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    • "Sediment samples were defrosted and air-dried at 30±2°C and then ground with a pestle and mortar and sieved (<63 μm). Metal analyses was conducted on the <63 μm fraction due to the strong association of metals with fine-grained sediments (Horowitz and Elrick 1987; Moore et al. 1989; Goh and Chou 1997; Tam and Wong 2000; Che et al. 2003). The moisture content of the dried sediment samples was calculated by heating a portion of sediment in an oven at 105±2°C to constant weight. "
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    ABSTRACT: Concentrations of heavy metals were determined in the water column (including the sea-surface microlayer, subsurface, mid-depth and bottom water) and sediments from Singapore's coastal environment. The concentration ranges for As, Cd, Cr, Cu, Ni, Pb and Zn in the seawater dissolved phase (DP) were 0.34-2.04, 0.013-0.109, 0.07-0.35, 0.23-1.16, 0.28-0.78, 0.009-0.062 and 0.97-3.66 microg L(-1) respectively. The ranges for Cd, Cr, Cu, Ni, Pb and Zn in the suspended particulate matter (SPM) were 0.16-0.73, 6.72-53.93, 12.87-118.29, 4.34-60.71, 1.10-6.08 and 43.09-370.49 microg g(-1), respectively. Heavy metal concentrations in sediments ranged between 0.054-0.217, 37.48-50.52, 6.30-21.01, 13.27-26.59, 24.14-37.28 and 48.20-62.36 microg g(-1) for Cd, Cr, Cu, Ni, Pb and Zn, respectively. The lowest concentrations of metals in the DP and SPM were most frequently found in the subsurface water while the highest concentrations were mostly observed in the SML and bottom water. Overall, heavy metals in both the dissolved and particulate fractions have depth profiles that show a decreasing trend of concentrations from the subsurface to the bottom water, indicating that the prevalence of metals is linked to the marine biological cycle. In comparison to data from Greece, Malaysia and USA, the levels of metals in the DP are considered to be low in Singapore. Higher concentrations of particulate metals were reported for the Northern Adriatic Sea and the Rhine/Meuse estuary in the Netherlands compared to values reported in this study. The marine sediments in Singapore are not heavily contaminated when compared to metal levels in marine sediments from other countries such as Thailand, Japan, Korea, Spain and China.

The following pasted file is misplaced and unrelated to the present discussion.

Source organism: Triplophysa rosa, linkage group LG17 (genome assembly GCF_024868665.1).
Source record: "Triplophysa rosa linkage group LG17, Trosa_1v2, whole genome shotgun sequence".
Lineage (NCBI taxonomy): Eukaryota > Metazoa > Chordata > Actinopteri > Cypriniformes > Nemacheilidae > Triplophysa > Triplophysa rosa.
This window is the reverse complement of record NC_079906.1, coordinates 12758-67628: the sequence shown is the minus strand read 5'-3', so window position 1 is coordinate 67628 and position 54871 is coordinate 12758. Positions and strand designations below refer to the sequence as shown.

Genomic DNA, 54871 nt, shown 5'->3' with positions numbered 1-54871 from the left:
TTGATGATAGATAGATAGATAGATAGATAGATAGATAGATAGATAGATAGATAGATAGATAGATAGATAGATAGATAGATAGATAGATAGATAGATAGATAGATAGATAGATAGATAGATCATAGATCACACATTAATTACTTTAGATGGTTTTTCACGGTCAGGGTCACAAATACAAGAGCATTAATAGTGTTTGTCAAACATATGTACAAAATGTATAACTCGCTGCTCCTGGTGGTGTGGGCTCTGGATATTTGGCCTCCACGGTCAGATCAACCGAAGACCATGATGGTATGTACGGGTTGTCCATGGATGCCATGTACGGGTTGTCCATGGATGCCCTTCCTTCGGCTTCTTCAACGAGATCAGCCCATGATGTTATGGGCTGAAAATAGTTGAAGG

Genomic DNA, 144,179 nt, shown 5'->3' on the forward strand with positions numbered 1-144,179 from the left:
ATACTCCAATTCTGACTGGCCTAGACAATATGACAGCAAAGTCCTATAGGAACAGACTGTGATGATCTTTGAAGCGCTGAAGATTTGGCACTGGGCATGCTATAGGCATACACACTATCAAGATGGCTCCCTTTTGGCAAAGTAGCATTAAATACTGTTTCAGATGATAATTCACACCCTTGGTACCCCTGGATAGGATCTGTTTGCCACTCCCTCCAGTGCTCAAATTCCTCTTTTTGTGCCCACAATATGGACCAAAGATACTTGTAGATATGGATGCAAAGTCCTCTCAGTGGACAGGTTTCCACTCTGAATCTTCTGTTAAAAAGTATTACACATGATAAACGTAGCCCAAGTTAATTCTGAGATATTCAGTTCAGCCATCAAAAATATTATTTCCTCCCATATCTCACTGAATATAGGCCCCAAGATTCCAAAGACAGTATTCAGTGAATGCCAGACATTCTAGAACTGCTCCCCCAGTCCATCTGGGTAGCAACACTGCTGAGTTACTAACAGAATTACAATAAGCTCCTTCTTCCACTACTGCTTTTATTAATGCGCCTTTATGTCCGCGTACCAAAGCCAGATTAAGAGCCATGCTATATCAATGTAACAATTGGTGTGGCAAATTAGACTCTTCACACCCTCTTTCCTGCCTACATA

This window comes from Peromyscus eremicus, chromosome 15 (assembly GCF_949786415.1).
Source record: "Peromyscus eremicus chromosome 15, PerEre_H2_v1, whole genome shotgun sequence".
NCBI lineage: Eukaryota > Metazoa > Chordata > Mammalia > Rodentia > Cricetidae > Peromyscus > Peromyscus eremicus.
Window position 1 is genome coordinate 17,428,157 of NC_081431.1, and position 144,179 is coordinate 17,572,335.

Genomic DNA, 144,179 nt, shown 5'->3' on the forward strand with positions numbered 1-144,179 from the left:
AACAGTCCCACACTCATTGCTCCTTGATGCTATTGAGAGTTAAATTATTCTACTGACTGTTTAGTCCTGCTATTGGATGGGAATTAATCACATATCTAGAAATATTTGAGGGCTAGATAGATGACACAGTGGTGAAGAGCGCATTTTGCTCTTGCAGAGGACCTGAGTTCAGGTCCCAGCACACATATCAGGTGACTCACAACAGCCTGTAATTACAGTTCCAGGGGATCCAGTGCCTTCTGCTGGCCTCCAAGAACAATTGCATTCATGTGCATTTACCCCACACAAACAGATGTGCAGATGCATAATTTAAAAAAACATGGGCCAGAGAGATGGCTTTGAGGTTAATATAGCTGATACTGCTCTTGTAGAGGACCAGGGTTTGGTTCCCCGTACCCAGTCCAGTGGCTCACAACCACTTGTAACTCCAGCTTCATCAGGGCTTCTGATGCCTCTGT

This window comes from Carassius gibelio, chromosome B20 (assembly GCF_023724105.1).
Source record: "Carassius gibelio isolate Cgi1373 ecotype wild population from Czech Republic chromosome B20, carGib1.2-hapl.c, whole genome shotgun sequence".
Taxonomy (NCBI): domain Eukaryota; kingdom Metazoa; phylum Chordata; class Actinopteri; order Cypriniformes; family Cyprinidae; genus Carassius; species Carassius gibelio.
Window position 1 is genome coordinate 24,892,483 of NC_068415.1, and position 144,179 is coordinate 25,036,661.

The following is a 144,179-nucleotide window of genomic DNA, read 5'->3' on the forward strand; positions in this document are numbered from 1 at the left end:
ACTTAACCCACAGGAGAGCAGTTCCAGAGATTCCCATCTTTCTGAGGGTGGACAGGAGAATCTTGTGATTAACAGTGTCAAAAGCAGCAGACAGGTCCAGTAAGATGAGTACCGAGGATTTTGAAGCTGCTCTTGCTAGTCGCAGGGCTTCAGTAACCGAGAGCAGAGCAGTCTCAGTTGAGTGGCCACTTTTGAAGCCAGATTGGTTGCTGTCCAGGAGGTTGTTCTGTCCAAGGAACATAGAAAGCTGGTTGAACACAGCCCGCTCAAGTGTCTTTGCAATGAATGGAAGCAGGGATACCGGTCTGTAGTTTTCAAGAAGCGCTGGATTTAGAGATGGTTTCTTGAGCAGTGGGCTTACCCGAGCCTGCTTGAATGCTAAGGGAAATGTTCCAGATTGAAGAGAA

Environmental Monitoring and Assessment 04/2008; 138(1-3):255-72. DOI:10.1007/s10661-007-9795-y · 1.68 Impact Factor
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    • "No comparable data are available from SingaporeÕs mangrove sediments. However, the levels of Cd, Cu, Pb and Zn in the mangrove sediments were substantially lower than in marine sediments collected from ten coastal locations around Singapore from December, 1990 to July, 1992 (Goh and Chou, 1997; see Table 4). The levels of Cr, Pb, Ni and Zn in the more contaminated S. Khatib Bongsu mangrove sediments were slightly lower than in marine sediments collected from 25 locations along the Straits of Johore in July, 1993 (Wood et al., 1997; see Table 4). "
    Marine Pollution Bulletin 01/2006; 50(12):1732-8. DOI:10.1016/j.marpolbul.2005.09.008 · 2.99 Impact Factor